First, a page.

Arrests, fines, threats: Brest citizens opposing the accumulator plant under repression

27. 5. 2020 - BREST/PRAGUE
Peaceful protest in Brest in March 2020

On April 19, Dmitriy Androsyuk, Alexander Kabanov and Dmitry Bekalyuk were arrested for “feeding pigeons” on Lenin square in Brest in Western Belarus. They have been coming there every Sunday since February 2018, together with dozens of citizens, to protest the construction of an accumulator plant, which is suspected to have negative environmental impacts. The state authorities have not only refused to authorize these public gatherings, but they also keep persecuting those brave enough, who, nevertheless, decided to take a stand on the issue (1). Since April 2020, 34 people have been detained. In total, they were arrested for 115 days and fined 19,980 Belarusian rubles (about 7,600 euro). Resistance against the accumulator plant is surprisingly strong and consistent in a country systematically silencing any opposition (2)

“The protests of the citizens of Brest are the strongest expressions of civil society after years of apathy. The last similar case was a movement against the construction of the nuclear power plant in Astravyets, which ended up by persecution of activists and international investigation,” says Martin Skalsky, chairman of Arnika - Citizens Support Centre, a non-governmental organization based in the Czech Republic. “Despite the threats, people do not give up on defending their right to a healthy environment,” Skalsky adds.

The protests have been aimed against the «iPower» battery plant owned by a Chinese corporation. Its construction began in 2017 in the Brest Free Economic Zone after the project received positive Environmental Impact Assessment (EIA) conclusion. However, the citizens are concerned about the factory and in January 2018, they started a public campaign against it. More than 40,000 people signed the petition. The only public gathering permitted by the authorities happened on April 29, 2018. Since all other protests were deemed illegal, the citizens voice their opinion by meeting at Lenin square every Sunday to “feed the pigeons”. This form of protesting started on February 25, 2018. Since then, many people have been detained and fined anyway.

"Over the entire period of protests, local residents, human rights defenders, as well as journalists, were harassed, pressured, and persecuted in various forms. In addition to administrative arrests, preventive detentions and fines, other forms of persecution and pressure were also observed against activists: cases of defamation, searches of activists and their relatives and criminal charges," said Marina Dubina, a representative of non-governmental organization Ecohome based in Minsk.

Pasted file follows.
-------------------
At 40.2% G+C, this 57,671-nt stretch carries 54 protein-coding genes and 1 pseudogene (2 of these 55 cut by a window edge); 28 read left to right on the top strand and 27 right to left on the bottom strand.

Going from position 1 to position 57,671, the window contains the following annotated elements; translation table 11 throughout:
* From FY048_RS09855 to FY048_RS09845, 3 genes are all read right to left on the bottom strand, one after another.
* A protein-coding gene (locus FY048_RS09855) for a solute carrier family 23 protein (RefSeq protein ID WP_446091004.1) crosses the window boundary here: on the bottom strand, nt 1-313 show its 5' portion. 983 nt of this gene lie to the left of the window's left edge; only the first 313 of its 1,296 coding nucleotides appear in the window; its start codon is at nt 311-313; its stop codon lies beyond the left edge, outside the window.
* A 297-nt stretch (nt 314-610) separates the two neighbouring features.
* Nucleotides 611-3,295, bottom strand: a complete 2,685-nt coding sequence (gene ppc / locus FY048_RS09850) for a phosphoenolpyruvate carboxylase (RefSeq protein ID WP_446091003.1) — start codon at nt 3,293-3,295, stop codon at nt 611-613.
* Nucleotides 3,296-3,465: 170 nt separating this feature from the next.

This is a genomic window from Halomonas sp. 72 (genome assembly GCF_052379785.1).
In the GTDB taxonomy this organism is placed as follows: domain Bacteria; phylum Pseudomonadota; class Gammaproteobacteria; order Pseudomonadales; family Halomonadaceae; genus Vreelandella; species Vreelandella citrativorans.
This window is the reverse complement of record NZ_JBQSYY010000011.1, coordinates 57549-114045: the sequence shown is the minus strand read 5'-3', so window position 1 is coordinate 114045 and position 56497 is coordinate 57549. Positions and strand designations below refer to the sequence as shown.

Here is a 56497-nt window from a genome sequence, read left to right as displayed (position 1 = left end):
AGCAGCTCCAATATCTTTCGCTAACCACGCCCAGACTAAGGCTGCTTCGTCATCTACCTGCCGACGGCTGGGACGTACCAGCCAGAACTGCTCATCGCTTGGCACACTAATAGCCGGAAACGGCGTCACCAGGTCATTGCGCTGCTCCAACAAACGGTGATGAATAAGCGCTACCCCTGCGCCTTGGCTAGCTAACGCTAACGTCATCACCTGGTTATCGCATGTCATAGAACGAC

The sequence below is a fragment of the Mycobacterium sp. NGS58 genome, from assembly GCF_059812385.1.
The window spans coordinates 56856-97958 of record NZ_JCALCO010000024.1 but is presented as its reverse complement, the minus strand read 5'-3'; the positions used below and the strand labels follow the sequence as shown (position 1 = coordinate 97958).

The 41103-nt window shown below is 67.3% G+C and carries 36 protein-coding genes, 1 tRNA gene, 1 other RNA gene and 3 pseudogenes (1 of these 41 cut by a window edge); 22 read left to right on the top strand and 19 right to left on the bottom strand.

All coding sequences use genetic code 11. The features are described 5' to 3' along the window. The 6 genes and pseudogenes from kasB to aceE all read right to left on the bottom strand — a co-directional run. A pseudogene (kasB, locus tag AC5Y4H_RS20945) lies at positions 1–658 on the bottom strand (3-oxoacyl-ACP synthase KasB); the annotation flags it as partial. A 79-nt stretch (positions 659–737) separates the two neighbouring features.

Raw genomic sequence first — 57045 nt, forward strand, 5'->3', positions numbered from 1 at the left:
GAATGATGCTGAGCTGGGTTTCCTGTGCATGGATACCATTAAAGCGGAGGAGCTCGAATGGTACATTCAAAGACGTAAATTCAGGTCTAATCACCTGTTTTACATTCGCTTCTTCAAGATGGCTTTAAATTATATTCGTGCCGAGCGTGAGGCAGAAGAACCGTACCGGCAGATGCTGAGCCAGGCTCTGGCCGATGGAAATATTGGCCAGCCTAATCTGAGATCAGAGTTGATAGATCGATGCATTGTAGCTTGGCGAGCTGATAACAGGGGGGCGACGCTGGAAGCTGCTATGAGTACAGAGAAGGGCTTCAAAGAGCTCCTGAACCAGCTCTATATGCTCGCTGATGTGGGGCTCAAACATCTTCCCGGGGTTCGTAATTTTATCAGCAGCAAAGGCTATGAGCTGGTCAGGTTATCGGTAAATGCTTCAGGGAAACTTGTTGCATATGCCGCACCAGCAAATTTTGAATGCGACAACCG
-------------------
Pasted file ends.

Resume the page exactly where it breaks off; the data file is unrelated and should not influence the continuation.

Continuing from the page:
Persecution of the citizens of Brest for protesting against the construction of accumulator plant in Belarus:

Fines amounting to 49,141 Belarusian rubles (about 18,600 euro)

Arrests for a total of 130 days.

Approximately 67 people detained.

(During the period from February 25, 2018, till May 18, 2020)

A similar case occurred in 2012-2013 when the citizens of Belarus were opposing the plan to build a nuclear power plant at Astravyets, located on the border with Lithuania and less than 50 km from Vilnius. Detentions, arrests and searches of the protest leaders resulted in a complaint to the Compliance Committee of the Aarhus Convention of breaching the citizens' rights (3). This is one of the few remedial mechanisms available, as Belarus is not a member of the European Court for Human Rights. In March 2020, the Committee published a report expressing serious concern and noting that the situation in Brest "demonstrates that persons seeking to exercise their rights under the Convention in the Party concerned remain at risk of penalization, persecution or harassment for doing so. Based on the information before it, there is no indication to the Committee that the situation is improving in this respect. The Committee considers this to be gravely concerning." (4)   


Notes for editors:

(1) Persecution of citizens of Brest for protesting against accumulator plant:

(2) Infographics of Brest persecutions:

(3) Harassing antinuclear activists in Belarus:

(4) Aarhus Convention Compliance Committee, Progress Report on Belarus from March 2020:

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